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35,000 People Gathered to Throw Dead Fish on a Beach This Weekend

For over 31 years, people have been flocking to the Flora-Bama Lounge and Oyster Bar for the honor of throwing a one-pound mullet as far as they can.
Photo via Flickr user C-Monster

Southern culture is an enigmatic beast, with many an oddity to be found along its Koolickle-laden path. Only a few weeks ago, beloved NASCAR driver Dale Earnhardt Jr. rattled the rest of America to its core with the blindsiding revelation that he enjoys banana and mayonnaise sandwiches. Yet again, we're reporting on a little-known bit of genteel Southern charm and you best believe it involves a hell of a lot of dead mullet literally thrown across the state border between Florida and Alabama.


#mullettoss 2016 was a success at the famous @_florabama @johnmcinnisiii

A video posted by Riley Green (@rileyduckman) on Apr 23, 2016 at 4:09pm PDT

For over 31 years, people have been flocking to the Flora-Bama Lounge and Oyster Bar, located on the Redneck Riviera—the chain of beach communities on the Gulf Coast of the Florida Panhandle right near Alabama. They come to participate in the annual Interstate Mullet Toss, which just took place from the 22nd to 24th of April.

READ MORE: Prepare to Be Horrified by Dale Earnhardt Jr.'s Favorite Sandwich

The Toss, we're sorry to report, is exactly what it sounds like. People sign up and pay $15 for the honor of throwing a one-pound mullet as far as they can. Participants start by standing in a ten-foot circle, located in the state of Florida, and toss the fish over the state line into Alabama. There are rules, of course: no sand on the fish (to make it less slippery, we presume), no gloves, no stepping outside the circle. After the fish is thrown, a two-person team officially measures the length of each throw. Fish are reused—until they can't be.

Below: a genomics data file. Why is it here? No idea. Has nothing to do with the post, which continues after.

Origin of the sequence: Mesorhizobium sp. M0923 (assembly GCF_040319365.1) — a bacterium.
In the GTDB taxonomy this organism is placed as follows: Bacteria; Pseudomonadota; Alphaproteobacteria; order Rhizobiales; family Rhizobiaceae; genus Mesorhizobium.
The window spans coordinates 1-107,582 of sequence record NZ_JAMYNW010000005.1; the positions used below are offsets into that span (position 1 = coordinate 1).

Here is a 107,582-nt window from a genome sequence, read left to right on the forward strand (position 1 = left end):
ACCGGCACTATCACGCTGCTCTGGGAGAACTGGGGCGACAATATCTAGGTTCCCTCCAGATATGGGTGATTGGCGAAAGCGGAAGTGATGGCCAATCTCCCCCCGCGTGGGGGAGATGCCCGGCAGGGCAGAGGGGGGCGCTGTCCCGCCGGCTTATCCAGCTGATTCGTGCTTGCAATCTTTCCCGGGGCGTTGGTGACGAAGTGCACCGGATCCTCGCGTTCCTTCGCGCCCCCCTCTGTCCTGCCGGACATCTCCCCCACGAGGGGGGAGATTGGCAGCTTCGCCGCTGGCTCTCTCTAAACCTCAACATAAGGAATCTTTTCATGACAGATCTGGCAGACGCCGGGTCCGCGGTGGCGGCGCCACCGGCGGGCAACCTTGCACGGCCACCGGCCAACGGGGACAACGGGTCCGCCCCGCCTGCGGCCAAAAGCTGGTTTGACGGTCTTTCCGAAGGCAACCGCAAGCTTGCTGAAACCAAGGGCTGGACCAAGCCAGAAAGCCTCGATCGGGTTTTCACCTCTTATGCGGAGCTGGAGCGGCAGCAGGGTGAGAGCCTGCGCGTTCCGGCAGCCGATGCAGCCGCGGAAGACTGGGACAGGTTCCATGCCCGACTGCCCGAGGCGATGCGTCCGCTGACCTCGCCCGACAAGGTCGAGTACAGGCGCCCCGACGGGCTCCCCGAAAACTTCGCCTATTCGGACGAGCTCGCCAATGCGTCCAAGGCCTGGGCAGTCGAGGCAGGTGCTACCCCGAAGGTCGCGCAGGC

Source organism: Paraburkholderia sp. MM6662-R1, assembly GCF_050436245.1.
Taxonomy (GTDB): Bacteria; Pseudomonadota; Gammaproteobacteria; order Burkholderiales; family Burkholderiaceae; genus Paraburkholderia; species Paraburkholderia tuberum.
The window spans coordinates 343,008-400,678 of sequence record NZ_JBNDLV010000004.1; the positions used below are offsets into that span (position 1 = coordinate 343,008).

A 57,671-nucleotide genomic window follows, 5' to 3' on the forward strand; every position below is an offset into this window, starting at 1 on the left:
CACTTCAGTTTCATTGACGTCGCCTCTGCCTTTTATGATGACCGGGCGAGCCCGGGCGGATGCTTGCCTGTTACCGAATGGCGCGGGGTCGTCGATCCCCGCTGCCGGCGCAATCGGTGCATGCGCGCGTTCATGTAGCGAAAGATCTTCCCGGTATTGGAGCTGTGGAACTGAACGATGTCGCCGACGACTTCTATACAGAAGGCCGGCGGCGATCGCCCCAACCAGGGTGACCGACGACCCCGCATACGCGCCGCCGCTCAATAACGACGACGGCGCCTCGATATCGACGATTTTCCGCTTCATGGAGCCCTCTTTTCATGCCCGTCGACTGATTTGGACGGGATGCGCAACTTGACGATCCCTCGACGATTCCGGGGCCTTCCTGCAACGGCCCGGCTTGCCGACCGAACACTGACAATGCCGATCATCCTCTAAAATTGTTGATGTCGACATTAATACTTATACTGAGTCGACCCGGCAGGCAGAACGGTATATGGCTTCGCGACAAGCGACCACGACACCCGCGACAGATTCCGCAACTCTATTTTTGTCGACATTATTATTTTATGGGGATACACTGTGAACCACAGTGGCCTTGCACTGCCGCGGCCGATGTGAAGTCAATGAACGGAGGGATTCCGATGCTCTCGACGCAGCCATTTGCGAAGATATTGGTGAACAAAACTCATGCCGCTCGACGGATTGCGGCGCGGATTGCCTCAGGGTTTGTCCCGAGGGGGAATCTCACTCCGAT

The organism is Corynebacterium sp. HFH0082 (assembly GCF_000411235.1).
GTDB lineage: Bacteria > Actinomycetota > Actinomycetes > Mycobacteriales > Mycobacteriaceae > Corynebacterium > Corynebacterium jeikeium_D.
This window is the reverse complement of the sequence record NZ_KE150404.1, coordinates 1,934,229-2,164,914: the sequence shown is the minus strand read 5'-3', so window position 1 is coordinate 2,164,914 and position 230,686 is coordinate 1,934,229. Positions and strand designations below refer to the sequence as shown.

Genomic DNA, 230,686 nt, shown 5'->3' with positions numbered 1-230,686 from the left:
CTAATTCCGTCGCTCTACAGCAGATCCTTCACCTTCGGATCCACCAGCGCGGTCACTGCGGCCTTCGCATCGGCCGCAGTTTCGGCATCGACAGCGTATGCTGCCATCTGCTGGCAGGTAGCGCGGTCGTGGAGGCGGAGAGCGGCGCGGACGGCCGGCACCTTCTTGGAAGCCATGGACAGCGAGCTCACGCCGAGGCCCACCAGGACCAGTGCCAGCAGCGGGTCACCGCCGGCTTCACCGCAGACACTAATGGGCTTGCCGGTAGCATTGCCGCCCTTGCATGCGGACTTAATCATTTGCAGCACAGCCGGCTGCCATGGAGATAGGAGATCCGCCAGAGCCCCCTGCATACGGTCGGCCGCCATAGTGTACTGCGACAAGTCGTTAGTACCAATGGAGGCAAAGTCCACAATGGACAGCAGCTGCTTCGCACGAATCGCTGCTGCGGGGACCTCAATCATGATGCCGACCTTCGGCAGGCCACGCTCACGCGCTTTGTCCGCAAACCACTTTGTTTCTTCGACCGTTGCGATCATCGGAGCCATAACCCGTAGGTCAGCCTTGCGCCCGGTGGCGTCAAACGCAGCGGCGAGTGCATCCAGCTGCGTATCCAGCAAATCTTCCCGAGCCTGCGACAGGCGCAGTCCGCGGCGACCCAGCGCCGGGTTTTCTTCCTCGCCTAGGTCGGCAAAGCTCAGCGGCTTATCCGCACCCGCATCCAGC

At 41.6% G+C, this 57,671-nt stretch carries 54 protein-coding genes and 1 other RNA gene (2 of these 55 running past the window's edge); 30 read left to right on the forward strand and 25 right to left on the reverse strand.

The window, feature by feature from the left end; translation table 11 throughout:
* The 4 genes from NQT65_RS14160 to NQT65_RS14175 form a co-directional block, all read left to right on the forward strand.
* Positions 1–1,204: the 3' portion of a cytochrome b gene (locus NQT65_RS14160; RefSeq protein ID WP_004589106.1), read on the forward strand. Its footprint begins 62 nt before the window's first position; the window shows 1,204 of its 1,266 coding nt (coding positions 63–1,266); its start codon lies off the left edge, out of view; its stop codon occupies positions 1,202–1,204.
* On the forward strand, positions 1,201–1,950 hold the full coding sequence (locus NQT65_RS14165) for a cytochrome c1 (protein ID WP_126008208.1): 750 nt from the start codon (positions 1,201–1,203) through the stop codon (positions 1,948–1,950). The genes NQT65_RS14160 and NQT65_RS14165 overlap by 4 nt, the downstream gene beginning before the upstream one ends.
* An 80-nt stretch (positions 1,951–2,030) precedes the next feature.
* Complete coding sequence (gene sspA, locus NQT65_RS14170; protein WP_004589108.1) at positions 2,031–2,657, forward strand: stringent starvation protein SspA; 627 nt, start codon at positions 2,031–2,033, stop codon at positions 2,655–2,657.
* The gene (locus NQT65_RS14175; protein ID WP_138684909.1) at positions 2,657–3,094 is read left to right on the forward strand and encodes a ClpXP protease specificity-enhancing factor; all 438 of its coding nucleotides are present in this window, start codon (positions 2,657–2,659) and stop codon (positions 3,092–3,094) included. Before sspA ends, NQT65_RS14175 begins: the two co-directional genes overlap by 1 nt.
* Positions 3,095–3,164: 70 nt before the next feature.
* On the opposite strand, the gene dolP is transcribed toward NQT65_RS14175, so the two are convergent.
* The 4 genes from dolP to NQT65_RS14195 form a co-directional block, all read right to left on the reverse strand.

How far will you toss your fish this weekend at the Interstate Mullet Toss at the Flora-Bama? — Working Waterfront (@workingwaterfr1) April 21, 2016

The winners are those who throw the mullet the farthest within each category—there are age-group categories for men, women, and children. The lucky winners get a trophy and a gift certificate and "any other crap we find laying around," according to the official website. Some of the money collected goes to charity, but the main purposes of the event appear to be a lot of debauchery and beer drinking.

According to The Pensacola News Journal, more than 35,000 people from all over the country are believed to have participated in the three-day fish fling.

And, just in case you were wondering, it is merely a coincidence that this festival involves a fish called the mullet. Mullets are plentiful in the Gulf, and although most people use them for bait, locally they are considered "a delicacy," according to the people at the Flora-Bama. The event has nothing to do with the haircut favored by rednecks and 70s rock stars.